The International Policy Framework: The evolving policy framework - the drivers, corporate strategies and leadership
If Lord Stern is right to describe climate change as the “greatest market failure the world has seen”, then policy is the natural solution to the problem. Consumers, investors, employees are all influencing the strategic agenda, but in the December 2010 Green Monday survey 66% of you said policy has a high impact on your strategy, marginally ahead of consumer pressure.
The last few years has seen a high degree of policy innovation, from emissions trading schemes, to Feed-in-Tariffs to state-funded banks, with varying success and different costs and impacts on the corporate community. Whilst great uncertainty remains, especially around the emergence of a global trading scheme, the direction of travel is becoming clearer and corporate strategies easier to draw up.
Name the 3 main policy developments for the next 5 years in the built environment
This was a full roundtable with very diverse interests although all connected with the built environment. The discussion quickly moved into a brief discussion of the extraordinary range of policy developments already in the pipeline which will affect both domestic and non domestic buildings. Many of these have been documented before in previous write ups. The debate covered whether more policy resulting in regulations was needed or not and indeed whether the current Government was likely to add to this burden. The consensus was that we would probably see considerable efforts to remove red tape at both a national and local level for planning and construction. General support though existed around the table for continuing regulations that raise the bar on energy efficiency as long as enforcement on site by Enforcement Authorities was meaningful.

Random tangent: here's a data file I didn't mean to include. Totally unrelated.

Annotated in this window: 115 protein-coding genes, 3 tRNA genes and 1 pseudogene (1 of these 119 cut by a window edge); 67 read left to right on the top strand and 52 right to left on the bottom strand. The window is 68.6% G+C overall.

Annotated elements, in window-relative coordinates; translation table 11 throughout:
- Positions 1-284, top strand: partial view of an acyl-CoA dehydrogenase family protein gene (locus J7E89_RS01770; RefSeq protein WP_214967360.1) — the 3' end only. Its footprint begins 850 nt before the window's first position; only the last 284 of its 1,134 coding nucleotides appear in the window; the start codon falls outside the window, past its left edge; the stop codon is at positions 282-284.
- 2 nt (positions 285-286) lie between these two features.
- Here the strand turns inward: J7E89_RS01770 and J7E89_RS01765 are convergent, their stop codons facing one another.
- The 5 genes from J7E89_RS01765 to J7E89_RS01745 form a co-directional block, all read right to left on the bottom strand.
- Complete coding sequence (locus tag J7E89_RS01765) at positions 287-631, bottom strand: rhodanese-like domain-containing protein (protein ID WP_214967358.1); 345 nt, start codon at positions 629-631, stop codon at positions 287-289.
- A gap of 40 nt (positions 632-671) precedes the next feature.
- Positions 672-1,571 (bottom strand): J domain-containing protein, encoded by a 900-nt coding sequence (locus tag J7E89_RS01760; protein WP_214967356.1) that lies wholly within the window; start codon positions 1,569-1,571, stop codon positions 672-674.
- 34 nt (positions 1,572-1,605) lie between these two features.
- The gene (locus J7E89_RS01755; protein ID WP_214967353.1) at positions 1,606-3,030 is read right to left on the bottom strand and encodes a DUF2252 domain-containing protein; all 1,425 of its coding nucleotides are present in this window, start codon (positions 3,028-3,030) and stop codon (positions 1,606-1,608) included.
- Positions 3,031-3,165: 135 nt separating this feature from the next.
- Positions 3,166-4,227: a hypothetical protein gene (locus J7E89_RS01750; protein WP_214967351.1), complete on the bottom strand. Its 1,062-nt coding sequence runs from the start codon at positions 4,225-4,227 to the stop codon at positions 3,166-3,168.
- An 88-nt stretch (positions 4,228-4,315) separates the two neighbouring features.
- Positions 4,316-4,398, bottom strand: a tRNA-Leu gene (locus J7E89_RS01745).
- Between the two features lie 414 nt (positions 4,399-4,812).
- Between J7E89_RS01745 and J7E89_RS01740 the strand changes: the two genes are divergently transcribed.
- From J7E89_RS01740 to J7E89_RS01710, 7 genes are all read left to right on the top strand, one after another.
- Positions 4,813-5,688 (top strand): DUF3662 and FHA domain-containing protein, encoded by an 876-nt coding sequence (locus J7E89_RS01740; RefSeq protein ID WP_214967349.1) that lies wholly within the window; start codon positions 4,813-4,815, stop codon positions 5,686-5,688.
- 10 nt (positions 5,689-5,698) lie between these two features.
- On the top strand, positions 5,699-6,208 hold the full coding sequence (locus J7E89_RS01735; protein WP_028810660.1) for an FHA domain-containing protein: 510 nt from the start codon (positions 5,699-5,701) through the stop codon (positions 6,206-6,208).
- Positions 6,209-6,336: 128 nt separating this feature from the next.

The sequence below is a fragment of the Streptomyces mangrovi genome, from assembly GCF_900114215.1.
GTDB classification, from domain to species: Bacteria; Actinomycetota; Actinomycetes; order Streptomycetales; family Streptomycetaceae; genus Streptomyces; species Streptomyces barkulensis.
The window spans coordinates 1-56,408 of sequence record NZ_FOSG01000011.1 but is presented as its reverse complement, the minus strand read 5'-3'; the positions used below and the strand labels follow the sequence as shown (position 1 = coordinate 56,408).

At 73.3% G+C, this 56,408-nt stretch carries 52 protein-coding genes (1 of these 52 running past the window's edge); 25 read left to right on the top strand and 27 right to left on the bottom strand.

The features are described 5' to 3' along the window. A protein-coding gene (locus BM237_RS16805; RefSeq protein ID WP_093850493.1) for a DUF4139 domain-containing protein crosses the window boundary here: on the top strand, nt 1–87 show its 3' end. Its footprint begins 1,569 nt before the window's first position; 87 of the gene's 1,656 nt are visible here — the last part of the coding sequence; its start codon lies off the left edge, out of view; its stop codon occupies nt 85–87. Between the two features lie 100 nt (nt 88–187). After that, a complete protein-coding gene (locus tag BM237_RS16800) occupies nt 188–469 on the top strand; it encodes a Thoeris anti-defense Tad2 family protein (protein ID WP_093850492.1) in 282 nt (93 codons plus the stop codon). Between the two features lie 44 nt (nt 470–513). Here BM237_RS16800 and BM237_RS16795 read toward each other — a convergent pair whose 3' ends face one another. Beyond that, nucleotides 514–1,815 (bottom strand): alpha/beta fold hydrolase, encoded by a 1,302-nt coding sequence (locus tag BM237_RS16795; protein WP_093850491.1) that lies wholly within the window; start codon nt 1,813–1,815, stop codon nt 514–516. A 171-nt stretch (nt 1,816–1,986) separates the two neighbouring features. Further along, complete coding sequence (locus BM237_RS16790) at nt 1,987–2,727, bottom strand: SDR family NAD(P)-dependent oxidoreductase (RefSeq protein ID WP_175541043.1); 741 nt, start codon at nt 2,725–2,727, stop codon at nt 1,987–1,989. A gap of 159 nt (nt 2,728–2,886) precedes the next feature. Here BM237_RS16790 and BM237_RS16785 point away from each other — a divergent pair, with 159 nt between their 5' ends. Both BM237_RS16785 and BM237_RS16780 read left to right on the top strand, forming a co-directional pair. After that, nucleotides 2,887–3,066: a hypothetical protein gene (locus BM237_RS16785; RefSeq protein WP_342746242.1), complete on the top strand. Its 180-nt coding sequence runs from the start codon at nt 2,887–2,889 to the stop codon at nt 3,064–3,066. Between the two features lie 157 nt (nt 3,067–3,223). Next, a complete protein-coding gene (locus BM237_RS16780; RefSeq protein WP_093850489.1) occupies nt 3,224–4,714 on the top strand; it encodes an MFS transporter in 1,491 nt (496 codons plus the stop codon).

A number of conditions were requested by participants for policy development and indeed delivery of current mechanisms. Namely Consistency, Consistency and Consistency . Again there was a call for clarity of vision, a roadmap with milestones and political commitment that would outlast a Treasury two year budgetary cycle. Nothing new but always worth bearing in mind.
A really interesting concept of when Government policy is needed or indeed not was raised and discussed - summarised below :-
• What things happen irrespective of policy
• What will not happen without policy interventions
• Where the two overlap how can policy be designed to be clever and harness private enterprise
Some examples from Victoria State, Australia were cited where regulations were removed to the benefit of private sector companies ( turnover and reduced costs) and also reduced costs for the State Regulator but achieved positive gains to the environment and indeed GDP.
In terms of a “take home action” there is much to commend a review of those activities in your own organization that would fall under the above three categories cited above and be clear in conversations with Trade Associations, Local and National Governments where activities or actions will not happen without policy interventions. Asking for policy support for everything simply won’t wash.
What international laws have the most affect on sustainable supply chain plans
The group agreed that a question of this size and scope could not be resolved in a single session and therefore agreed to focus on the creation of some key resources for future reference which could be built on through discussion threads. The top 3 useful resources would address these aspects of the overall question:
1. Understanding: Where can companies find useful resources to track and interpret international laws affecting them and their suppliers?
2. Capability building: What are some best practices for companies building their capability to manage these regulations as they affect their supply chain?
3. Implementation in Supply Chains: Where can companies get best practical advice on taking effective action to be compliant and then harness compliance for advantage?
A discussion followed that recognized the following key issues for laws within the supply chain:
• Impacts and costs on smaller suppliers can be considerable: for example registering a new material under RoHS could carry six figure costs.
• Standards like SA8000 or WRI scope 3 can form “soft law” which can often be as influential as hard law • Variations in emission factors across countries is a challenge to overall harmonisation